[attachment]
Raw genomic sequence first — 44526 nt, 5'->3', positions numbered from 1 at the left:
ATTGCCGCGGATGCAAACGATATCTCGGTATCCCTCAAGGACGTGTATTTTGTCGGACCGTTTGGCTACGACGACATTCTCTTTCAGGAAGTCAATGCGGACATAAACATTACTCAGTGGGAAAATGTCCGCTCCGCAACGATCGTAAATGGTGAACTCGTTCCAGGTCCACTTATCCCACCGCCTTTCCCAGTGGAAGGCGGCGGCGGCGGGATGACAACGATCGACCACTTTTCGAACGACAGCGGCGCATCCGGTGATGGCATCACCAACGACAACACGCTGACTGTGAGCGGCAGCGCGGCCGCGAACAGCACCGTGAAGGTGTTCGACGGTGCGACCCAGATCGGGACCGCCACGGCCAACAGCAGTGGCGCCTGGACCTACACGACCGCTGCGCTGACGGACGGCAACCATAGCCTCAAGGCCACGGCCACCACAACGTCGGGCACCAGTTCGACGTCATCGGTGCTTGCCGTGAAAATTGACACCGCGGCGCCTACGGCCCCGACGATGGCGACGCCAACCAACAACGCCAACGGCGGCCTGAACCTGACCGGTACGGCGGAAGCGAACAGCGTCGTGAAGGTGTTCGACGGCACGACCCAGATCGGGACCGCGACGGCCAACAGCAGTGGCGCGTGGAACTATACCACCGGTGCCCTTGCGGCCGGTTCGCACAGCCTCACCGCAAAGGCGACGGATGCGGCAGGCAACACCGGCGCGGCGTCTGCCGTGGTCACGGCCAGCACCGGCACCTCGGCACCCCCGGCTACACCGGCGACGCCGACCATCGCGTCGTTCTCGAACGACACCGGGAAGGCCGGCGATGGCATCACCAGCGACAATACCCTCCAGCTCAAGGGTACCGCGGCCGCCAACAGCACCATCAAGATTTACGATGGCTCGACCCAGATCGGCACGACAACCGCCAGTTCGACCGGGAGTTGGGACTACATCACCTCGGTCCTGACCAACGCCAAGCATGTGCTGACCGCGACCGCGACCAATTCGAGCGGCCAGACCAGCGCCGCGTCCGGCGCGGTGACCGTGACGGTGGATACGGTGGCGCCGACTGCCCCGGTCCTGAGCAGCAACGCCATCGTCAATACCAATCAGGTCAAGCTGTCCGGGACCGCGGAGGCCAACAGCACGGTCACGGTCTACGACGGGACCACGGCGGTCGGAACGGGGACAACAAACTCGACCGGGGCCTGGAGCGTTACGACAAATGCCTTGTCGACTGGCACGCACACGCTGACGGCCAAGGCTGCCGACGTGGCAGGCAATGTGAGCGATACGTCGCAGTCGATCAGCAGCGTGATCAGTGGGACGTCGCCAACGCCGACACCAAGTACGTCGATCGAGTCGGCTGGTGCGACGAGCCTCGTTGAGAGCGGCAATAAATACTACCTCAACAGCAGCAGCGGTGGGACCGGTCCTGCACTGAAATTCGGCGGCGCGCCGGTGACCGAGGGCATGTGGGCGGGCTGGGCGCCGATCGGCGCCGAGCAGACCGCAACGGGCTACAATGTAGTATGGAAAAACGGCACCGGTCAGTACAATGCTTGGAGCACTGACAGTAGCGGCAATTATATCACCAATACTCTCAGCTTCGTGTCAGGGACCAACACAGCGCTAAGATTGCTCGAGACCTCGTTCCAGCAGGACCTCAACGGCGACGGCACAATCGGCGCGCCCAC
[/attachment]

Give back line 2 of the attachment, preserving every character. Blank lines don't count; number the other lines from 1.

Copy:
ATTGCCGCGGATGCAAACGATATCTCGGTATCCCTCAAGGACGTGTATTTTGTCGGACCGTTTGGCTACGACGACATTCTCTTTCAGGAAGTCAATGCGGACATAAACATTACTCAGTGGGAAAATGTCCGCTCCGCAACGATCGTAAATGGTGAACTCGTTCCAGGTCCACTTATCCCACCGCCTTTCCCAGTGGAAGGCGGCGGCGGCGGGATGACAACGATCGACCACTTTTCGAACGACAGCGGCGCATCCGGTGATGGCATCACCAACGACAACACGCTGACTGTGAGCGGCAGCGCGGCCGCGAACAGCACCGTGAAGGTGTTCGACGGTGCGACCCAGATCGGGACCGCCACGGCCAACAGCAGTGGCGCCTGGACCTACACGACCGCTGCGCTGACGGACGGCAACCATAGCCTCAAGGCCACGGCCACCACAACGTCGGGCACCAGTTCGACGTCATCGGTGCTTGCCGTGAAAATTGACACCGCGGCGCCTACGGCCCCGACGATGGCGACGCCAACCAACAACGCCAACGGCGGCCTGAACCTGACCGGTACGGCGGAAGCGAACAGCGTCGTGAAGGTGTTCGACGGCACGACCCAGATCGGGACCGCGACGGCCAACAGCAGTGGCGCGTGGAACTATACCACCGGTGCCCTTGCGGCCGGTTCGCACAGCCTCACCGCAAAGGCGACGGATGCGGCAGGCAACACCGGCGCGGCGTCTGCCGTGGTCACGGCCAGCACCGGCACCTCGGCACCCCCGGCTACACCGGCGACGCCGACCATCGCGTCGTTCTCGAACGACACCGGGAAGGCCGGCGATGGCATCACCAGCGACAATACCCTCCAGCTCAAGGGTACCGCGGCCGCCAACAGCACCATCAAGATTTACGATGGCTCGACCCAGATCGGCACGACAACCGCCAGTTCGACCGGGAGTTGGGACTACATCACCTCGGTCCTGACCAACGCCAAGCATGTGCTGACCGCGACCGCGACCAATTCGAGCGGCCAGACCAGCGCCGCGTCCGGCGCGGTGACCGTGACGGTGGATACGGTGGCGCCGACTGCCCCGGTCCTGAGCAGCAACGCCATCGTCAATACCAATCAGGTCAAGCTGTCCGGGACCGCGGAGGCCAACAGCACGGTCACGGTCTACGACGGGACCACGGCGGTCGGAACGGGGACAACAAACTCGACCGGGGCCTGGAGCGTTACGACAAATGCCTTGTCGACTGGCACGCACACGCTGACGGCCAAGGCTGCCGACGTGGCAGGCAATGTGAGCGATACGTCGCAGTCGATCAGCAGCGTGATCAGTGGGACGTCGCCAACGCCGACACCAAGTACGTCGATCGAGTCGGCTGGTGCGACGAGCCTCGTTGAGAGCGGCAATAAATACTACCTCAACAGCAGCAGCGGTGGGACCGGTCCTGCACTGAAATTCGGCGGCGCGCCGGTGACCGAGGGCATGTGGGCGGGCTGGGCGCCGATCGGCGCCGAGCAGACCGCAACGGGCTACAATGTAGTATGGAAAAACGGCACCGGTCAGTACAATGCTTGGAGCACTGACAGTAGCGGCAATTATATCACCAATACTCTCAGCTTCGTGTCAGGGACCAACACAGCGCTAAGATTGCTCGAGACCTCGTTCCAGCAGGACCTCAACGGCGACGGCACAATCGGCGCGCCCAC